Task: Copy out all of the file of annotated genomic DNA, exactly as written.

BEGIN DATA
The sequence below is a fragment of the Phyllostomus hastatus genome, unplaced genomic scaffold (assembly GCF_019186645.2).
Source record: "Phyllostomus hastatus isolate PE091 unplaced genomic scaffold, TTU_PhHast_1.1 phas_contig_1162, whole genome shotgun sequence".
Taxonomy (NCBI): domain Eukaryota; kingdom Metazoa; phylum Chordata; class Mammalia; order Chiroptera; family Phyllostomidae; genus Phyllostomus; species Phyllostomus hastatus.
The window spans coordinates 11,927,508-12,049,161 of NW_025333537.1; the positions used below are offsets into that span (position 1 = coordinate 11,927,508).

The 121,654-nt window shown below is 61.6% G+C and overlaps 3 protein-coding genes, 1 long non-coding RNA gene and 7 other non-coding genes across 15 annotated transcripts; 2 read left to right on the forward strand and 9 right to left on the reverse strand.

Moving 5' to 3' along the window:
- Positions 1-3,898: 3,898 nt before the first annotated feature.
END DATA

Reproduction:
The sequence below is a fragment of the Phyllostomus hastatus genome, unplaced genomic scaffold (assembly GCF_019186645.2).
Source record: "Phyllostomus hastatus isolate PE091 unplaced genomic scaffold, TTU_PhHast_1.1 phas_contig_1162, whole genome shotgun sequence".
Taxonomy (NCBI): domain Eukaryota; kingdom Metazoa; phylum Chordata; class Mammalia; order Chiroptera; family Phyllostomidae; genus Phyllostomus; species Phyllostomus hastatus.
The window spans coordinates 11,927,508-12,049,161 of NW_025333537.1; the positions used below are offsets into that span (position 1 = coordinate 11,927,508).

The 121,654-nt window shown below is 61.6% G+C and overlaps 3 protein-coding genes, 1 long non-coding RNA gene and 7 other non-coding genes across 15 annotated transcripts; 2 read left to right on the forward strand and 9 right to left on the reverse strand.

Moving 5' to 3' along the window:
- Positions 1-3,898: 3,898 nt before the first annotated feature.